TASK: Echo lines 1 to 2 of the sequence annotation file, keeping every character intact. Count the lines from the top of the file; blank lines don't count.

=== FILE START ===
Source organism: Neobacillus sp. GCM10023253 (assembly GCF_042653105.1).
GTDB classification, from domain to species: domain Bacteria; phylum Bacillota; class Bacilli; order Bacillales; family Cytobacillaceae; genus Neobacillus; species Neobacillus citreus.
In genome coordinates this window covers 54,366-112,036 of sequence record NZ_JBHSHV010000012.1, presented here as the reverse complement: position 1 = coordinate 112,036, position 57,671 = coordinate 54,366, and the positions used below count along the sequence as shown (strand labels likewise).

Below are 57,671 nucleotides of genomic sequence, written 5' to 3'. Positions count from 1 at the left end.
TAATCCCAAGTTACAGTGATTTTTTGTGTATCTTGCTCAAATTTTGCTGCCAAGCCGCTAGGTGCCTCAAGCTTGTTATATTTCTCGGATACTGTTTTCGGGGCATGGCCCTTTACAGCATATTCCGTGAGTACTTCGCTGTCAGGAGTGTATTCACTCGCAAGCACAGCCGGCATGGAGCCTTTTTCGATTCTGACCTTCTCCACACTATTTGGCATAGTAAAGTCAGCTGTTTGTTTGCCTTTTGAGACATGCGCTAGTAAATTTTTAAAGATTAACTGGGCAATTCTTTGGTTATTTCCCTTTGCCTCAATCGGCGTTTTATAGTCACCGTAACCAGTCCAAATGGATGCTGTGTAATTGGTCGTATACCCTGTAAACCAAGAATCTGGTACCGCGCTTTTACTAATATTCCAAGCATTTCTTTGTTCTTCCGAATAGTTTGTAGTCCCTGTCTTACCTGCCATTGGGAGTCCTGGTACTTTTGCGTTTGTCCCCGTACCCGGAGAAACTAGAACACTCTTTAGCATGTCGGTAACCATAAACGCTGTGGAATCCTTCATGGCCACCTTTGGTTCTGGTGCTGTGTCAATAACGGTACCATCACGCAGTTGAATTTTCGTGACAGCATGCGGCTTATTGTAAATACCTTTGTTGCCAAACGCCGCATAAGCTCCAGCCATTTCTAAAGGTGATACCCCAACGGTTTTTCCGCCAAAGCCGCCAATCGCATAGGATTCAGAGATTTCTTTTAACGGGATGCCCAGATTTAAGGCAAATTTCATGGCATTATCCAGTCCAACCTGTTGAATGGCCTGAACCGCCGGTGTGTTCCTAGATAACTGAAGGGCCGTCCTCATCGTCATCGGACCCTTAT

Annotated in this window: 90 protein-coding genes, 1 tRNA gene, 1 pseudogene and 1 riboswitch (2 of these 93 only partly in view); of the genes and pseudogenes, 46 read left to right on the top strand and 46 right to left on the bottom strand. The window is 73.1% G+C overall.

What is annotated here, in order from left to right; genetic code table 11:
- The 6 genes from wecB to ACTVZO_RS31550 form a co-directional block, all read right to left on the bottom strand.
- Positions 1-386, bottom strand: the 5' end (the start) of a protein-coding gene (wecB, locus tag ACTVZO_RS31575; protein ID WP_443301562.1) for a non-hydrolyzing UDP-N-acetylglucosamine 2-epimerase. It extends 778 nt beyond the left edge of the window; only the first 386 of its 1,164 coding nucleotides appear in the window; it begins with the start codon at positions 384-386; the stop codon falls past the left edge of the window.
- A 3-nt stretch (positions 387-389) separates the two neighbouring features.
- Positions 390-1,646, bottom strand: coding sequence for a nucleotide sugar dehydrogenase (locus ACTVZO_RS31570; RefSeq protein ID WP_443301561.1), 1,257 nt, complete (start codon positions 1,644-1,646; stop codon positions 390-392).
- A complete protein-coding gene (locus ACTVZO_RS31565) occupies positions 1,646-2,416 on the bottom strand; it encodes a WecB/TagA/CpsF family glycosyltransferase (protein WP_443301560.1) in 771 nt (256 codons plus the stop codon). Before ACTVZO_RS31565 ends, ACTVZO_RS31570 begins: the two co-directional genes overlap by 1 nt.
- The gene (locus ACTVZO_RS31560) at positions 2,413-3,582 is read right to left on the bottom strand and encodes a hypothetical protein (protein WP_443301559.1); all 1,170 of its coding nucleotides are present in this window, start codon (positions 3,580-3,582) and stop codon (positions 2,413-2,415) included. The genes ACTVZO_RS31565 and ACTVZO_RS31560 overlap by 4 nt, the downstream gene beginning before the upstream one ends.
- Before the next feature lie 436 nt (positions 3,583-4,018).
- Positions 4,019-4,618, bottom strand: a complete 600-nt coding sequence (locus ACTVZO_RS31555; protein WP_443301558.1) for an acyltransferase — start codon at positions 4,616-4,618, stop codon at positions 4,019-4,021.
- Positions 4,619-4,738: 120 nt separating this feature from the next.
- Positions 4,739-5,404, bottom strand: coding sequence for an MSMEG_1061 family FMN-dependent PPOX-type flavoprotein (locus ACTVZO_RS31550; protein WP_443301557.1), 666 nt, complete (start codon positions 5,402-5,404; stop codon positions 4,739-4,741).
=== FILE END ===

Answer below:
Source organism: Neobacillus sp. GCM10023253 (assembly GCF_042653105.1).
GTDB classification, from domain to species: domain Bacteria; phylum Bacillota; class Bacilli; order Bacillales; family Cytobacillaceae; genus Neobacillus; species Neobacillus citreus.